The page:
Home Forums Renaissance Battle of Benburb 1646: A Second Refight

This topic contains 11 replies, has 3 voices, and was last updated by Guy Farrish Guy Farrish 1 month, 1 week ago.

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  • #73394
    Whirlwind
    Whirlwind
    Participant

    And another refight: http://hereticalgaming.blogspot.com/2017/10/battle-of-benburb-1646-redux.html

    Benburb again, this time using Neil Thomas’ Pike and Shot rules from his Wargaming: An Introduction

     

     

    #73399

    OB
    Participant

    Good to see this one played, and twice at that.

    You might be interested to know the Irish cavalry were Lancers in the Spanish fashion rather than Reiter in the Dutch one.

    Badly under equipped with pistols compared to their Planter and Scots opponents they had earlier requested breast plates from their General Eoin Ruadh instead he gave them lances and trained them to charge home.

    OB
    http://withob.blogspot.co.uk/

    #73430
    Whirlwind
    Whirlwind
    Participant

    Ah yes, you are quite right.  I don’t have any lancers yet, so I just went with what I had.  When the Scottish Lancers are re-sculpted by Baccus 6mm I’ll do enough bases for this too.  Any excuse to re-fight it!

    Thanks very much

     

    • This reply was modified 1 month, 2 weeks ago by Whirlwind Whirlwind.
    #73436
    Guy Farrish
    Guy Farrish
    Participant

    Fascinating difference with rules!

    So; re that close combat/melee duration that ‘can’t be right’!

    I think it probably depends what you are seeking to represent: actual ‘physical contact’ duration should probably be short – pikemen in particular don’t seem to have been as strong or as fit as some of the imaginings of later writers suggest. Battalions that didn’t get a quick win (more in a sec!)  seem to have backed off to shoot at each other a lot (ineffectually): as the Duke of York (later JamesII) said about the infantry fight at Edgehill after the initial contact – ‘for each as if by mutuall consent retired some few paces and they stuck down their coulours, continuing to fire at one another even till night.’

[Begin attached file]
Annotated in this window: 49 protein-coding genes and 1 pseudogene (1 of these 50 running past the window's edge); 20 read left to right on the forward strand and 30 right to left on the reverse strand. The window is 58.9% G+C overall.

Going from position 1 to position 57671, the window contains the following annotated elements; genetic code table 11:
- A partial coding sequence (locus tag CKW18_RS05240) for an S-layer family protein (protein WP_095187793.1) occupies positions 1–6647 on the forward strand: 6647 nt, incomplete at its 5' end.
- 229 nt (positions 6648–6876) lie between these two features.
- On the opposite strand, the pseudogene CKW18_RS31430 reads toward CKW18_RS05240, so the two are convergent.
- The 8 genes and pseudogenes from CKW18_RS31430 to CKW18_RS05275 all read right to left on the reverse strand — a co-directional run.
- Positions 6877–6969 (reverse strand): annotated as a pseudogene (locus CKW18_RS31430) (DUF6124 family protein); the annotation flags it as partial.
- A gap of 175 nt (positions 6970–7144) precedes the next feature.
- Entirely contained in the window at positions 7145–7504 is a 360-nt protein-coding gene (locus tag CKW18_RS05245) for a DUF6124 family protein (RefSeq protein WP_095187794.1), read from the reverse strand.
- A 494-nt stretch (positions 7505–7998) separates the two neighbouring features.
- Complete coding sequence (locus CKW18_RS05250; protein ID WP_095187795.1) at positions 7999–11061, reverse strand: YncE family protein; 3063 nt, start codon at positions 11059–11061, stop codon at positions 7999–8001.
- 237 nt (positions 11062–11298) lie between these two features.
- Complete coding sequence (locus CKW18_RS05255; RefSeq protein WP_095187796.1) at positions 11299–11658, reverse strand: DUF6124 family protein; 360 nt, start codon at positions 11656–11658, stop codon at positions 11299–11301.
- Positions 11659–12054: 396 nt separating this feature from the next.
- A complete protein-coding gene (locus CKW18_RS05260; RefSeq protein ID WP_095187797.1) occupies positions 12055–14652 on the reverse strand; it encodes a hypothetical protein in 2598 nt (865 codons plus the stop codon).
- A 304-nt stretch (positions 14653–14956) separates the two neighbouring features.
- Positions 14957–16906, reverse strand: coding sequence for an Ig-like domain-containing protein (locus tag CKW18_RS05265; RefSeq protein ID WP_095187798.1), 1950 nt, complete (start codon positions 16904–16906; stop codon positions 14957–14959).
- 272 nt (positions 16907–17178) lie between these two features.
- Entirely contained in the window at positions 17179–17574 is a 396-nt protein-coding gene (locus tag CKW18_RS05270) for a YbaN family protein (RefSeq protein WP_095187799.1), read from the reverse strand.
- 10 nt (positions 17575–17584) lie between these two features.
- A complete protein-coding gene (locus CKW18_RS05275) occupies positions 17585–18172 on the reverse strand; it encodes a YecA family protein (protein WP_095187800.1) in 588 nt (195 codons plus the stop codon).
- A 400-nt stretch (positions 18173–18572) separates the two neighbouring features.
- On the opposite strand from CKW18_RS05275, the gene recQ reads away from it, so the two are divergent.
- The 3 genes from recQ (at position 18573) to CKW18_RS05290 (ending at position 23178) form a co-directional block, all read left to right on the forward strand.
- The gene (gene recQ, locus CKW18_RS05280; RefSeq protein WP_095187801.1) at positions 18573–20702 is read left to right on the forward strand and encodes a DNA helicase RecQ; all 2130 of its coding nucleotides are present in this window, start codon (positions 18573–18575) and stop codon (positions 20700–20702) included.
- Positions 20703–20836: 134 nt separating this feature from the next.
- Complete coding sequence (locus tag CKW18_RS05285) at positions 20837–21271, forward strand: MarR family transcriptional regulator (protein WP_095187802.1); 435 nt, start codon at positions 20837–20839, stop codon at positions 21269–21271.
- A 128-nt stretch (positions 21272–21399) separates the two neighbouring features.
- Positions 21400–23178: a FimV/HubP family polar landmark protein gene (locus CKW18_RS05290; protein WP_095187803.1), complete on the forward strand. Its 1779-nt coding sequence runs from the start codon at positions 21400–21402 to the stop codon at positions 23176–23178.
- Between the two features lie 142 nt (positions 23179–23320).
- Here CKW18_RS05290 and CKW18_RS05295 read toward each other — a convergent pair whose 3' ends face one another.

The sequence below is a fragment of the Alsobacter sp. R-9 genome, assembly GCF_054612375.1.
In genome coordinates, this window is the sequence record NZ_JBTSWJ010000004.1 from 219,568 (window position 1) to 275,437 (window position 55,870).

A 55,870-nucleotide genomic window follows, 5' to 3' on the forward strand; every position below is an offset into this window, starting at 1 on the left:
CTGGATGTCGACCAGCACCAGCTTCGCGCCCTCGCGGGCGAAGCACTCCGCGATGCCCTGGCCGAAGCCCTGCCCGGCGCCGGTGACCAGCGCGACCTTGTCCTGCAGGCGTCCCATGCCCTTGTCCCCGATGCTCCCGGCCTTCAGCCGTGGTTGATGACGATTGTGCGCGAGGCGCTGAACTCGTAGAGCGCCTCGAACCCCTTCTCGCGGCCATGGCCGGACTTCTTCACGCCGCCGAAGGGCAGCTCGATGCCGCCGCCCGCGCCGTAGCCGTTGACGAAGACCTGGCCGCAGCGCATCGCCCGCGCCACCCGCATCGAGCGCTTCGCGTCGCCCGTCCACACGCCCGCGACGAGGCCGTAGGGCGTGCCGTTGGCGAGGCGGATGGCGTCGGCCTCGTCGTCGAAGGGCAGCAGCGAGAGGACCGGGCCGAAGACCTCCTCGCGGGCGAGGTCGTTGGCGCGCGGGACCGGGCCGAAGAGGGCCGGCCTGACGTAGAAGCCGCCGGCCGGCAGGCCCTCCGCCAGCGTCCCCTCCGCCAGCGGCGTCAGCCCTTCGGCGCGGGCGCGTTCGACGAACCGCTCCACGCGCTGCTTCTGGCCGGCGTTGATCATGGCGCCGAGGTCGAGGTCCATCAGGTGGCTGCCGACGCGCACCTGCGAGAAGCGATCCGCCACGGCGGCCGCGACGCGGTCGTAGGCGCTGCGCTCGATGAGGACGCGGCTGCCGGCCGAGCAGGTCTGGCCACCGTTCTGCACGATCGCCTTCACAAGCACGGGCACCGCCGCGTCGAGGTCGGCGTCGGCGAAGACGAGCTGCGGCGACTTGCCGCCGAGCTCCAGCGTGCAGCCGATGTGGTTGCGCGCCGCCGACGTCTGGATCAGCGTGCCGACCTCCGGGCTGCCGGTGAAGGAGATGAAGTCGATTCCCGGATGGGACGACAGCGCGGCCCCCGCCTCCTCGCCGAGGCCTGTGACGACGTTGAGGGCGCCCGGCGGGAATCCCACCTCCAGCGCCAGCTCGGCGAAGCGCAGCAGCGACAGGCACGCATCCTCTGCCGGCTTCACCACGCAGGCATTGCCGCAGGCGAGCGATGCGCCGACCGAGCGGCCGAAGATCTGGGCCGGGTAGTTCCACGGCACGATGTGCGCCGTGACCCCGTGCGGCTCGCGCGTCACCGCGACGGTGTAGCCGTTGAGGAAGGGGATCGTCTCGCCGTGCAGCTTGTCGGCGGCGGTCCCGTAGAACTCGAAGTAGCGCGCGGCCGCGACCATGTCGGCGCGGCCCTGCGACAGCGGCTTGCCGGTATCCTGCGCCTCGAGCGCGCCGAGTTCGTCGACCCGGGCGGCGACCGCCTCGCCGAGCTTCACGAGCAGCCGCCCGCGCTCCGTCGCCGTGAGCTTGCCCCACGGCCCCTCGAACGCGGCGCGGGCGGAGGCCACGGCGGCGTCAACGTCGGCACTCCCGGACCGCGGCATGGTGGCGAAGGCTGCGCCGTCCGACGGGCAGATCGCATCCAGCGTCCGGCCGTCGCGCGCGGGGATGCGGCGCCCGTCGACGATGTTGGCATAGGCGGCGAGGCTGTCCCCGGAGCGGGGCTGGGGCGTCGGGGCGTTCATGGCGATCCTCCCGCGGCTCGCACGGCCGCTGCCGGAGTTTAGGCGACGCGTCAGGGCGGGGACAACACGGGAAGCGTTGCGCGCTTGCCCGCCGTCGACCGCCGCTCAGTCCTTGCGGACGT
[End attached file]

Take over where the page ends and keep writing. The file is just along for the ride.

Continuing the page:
So unless someone runs before ‘close combat’ between infantry or immediately on contact, infantry close combat probably shouldn’t be very decisive but it isn’t two sets of people stabbing, pushing and clubbing – if that bit didn’t work in the first contact.

    Rules should probably be more accurate if they allow an instant win, such as when Sir Charles Essex’s regiment legged it at the first volley at Edgehill, even before the push of pike , or when Astley’s foot drove off Skippon’s infantry centre at Naseby with a charge that allowed Skippon’s men only one inaccurate volley before contact and then ‘retreat’ or flight depending who you believe. If the quick win doesn’t happen then you probably get an ineffective ‘melee’ that doesn’t involve much actual genuine physical contact, but settling down to close quarter insults and ineffectual shooting until someone’s morale goes, they run out of ammunition or night falls.

    It isn’t exactly clear to me how the infantry fight at Benburb went other than the usual ‘point blank’ volley and ‘falling to’. Hayes McCoy claims an hour or two of fighting – which seems quite a lot if the problem with the Ulster Scots was their fatigue, but he doesn’t suggest why he picks on this time or if he is in fact referring to the whole battle as O’Neill’s main attack didn’t start until sunset.

    As for mounted close combat – short and sharp, yes please. But frontally vs most infantry either with half decent pike or behind walls, hedges, most decent ditches – forget it. You can stand around and ‘freeze’ the infantry but if you charge you should be stuffed. (generally! Don’t ban it though- let people try it and 99 times out of a hundred let them suffer!)

    Thanks again for posting and refiring my interest.

     

    #73453

    OB
    Participant

    It is an interesting one.  Further to Guy’s points.  The Scots were very tired and their infantry and artillery contented them selves with firing at long range.  Their cavalry attempted two charges at opposite ends of the the Irish line.  Both were repulsed.  

    When the Irish advance came they did not return fire until they were within ‘pike length’ and then fell on. IIRC, the Scots  deployment meant their infantry were defeated in detail as there was not enough space for all units to fight at once.

    OB
    http://withob.blogspot.co.uk/

    #73511
    Whirlwind